One of the most well known conquests of the all time is the conquest of Mexico by the Spanish conquistador Hernan Cortes. This is a puzzling conquest to historians because while the Spanish had the advantage of technology, it shouldn't matter when compared to the Aztec's superior numbers and home advantage. These factors should have allowed the Aztecs to surround Cortes's small force and soundly defeat them yet we know that this isn't what happened. The Spanish were the ones that actually prevailed and ended up the conquerors instead of the seemingly secure Aztec Empire. Since then we have been able to analyze the situation that allowed one man to lead a small expeditionary force on a campaign that would eventually topple an empire. As a result of this new perspective on the situation and information that is available, both native and Spanish, historians have been able to come up with several new definitive theories and ideals as to how Cortes was able to conquer the Aztecs and Mexico so easily due in no small part to Dona Maria's help and the Aztec's own religious beliefs.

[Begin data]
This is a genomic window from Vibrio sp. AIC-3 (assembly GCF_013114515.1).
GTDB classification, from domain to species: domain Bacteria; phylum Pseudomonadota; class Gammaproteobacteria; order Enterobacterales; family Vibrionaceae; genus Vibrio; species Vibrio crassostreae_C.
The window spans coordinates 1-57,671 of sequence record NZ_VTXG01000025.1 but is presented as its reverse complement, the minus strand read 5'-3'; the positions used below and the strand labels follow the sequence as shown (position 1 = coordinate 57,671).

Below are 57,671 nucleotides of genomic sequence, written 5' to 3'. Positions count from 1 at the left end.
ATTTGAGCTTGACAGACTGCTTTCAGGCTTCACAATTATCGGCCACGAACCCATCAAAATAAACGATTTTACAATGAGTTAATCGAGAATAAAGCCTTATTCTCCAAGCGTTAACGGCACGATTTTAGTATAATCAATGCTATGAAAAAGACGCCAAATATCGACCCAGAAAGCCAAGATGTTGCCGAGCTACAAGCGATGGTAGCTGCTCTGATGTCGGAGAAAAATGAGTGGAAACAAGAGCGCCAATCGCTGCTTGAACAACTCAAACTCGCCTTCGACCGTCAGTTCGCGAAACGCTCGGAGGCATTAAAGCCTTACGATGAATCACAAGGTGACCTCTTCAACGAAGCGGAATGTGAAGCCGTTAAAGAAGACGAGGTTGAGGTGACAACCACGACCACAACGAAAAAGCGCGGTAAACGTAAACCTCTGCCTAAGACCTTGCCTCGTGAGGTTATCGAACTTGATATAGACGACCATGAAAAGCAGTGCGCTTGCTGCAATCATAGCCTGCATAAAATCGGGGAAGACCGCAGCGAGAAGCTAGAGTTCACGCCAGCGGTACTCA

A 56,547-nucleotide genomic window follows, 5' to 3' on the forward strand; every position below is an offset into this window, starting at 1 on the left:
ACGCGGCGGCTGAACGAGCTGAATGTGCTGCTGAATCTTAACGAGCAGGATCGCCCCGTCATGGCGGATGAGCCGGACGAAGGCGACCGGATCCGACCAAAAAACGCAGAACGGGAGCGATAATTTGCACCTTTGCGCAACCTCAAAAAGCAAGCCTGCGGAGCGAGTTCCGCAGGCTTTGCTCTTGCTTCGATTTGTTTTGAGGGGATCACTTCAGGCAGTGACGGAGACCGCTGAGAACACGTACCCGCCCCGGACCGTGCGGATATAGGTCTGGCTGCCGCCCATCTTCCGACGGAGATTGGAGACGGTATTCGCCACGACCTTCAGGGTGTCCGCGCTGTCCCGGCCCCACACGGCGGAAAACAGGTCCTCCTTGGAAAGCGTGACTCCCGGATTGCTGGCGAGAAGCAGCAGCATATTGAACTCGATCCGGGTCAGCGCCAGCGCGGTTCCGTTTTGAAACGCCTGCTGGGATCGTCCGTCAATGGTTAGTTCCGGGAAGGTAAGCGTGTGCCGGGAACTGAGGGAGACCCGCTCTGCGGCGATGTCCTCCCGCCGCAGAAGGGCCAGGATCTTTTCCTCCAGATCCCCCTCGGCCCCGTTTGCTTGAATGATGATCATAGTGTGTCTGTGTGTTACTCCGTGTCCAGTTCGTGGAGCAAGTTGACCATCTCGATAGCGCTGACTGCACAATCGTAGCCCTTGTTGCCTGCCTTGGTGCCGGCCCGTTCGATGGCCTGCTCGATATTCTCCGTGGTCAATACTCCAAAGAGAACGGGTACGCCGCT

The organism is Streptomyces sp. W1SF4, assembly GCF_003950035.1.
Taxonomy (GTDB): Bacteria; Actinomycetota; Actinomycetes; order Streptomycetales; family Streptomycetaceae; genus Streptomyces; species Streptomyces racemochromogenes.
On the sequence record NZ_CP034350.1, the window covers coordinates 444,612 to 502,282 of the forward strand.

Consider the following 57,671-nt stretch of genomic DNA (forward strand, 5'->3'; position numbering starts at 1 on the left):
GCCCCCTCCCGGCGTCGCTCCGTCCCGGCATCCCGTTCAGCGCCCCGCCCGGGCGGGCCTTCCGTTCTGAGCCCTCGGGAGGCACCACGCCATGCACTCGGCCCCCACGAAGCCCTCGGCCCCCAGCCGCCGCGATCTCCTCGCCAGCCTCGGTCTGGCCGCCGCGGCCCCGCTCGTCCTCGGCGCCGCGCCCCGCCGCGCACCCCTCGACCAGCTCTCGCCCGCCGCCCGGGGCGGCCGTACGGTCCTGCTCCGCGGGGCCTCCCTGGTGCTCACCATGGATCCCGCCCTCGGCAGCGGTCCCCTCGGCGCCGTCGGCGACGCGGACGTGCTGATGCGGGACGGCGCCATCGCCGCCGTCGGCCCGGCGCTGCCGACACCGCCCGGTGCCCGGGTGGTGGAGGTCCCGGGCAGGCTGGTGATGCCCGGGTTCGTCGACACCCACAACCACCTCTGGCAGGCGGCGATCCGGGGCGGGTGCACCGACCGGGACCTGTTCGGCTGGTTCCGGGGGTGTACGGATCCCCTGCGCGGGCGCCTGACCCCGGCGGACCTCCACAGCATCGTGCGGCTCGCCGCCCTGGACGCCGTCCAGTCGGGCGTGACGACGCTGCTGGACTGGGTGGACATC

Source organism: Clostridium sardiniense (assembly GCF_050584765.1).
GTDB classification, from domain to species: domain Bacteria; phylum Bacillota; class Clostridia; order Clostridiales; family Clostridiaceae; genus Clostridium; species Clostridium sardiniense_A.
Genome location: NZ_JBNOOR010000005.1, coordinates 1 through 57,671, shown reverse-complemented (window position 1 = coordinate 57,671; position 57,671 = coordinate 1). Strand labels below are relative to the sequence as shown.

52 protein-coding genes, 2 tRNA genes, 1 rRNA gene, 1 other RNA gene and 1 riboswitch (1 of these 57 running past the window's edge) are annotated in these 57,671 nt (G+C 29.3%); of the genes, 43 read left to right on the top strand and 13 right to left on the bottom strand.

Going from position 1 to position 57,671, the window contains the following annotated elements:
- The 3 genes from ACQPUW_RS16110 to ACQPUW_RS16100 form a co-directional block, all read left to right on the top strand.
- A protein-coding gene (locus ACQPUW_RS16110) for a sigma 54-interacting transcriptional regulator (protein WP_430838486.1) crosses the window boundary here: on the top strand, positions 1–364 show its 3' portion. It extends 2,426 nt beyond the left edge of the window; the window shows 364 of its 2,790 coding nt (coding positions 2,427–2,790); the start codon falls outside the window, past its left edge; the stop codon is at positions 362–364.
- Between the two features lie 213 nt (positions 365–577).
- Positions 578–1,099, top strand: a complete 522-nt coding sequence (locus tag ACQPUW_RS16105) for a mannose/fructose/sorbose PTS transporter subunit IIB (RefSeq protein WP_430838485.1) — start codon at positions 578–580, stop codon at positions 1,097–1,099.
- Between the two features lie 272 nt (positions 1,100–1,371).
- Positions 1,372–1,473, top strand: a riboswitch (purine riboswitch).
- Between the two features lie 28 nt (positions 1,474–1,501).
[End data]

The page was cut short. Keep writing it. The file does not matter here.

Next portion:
When Cortes first landed on the Mexican coast he was quick to win over the locals and get the aid of Dona Maria, a native woman that served him in the crucial role of interpreter and later on as his mistress. Through Maria's efforts he was able to persuade these locals to become his allies and it was through them that he learnt of the Aztec Empire and the fable gold and riches that would later serve as the impetus behind the Spanish conquest of Mexico. It just so happened that his allies where the Tlaxcalns who were the bitter enemies of the Aztecs and they were more than willing to wage war on the Aztecs. Cortes was able to fight his way to the capitol of Tenochtitlan by careful manipulation of old grievances that the conquered tribes of the Aztec empire had long held against their overlords.
One of the other things that gave the Spanish the edge during their march to the...
Please join StudyMode to read the full document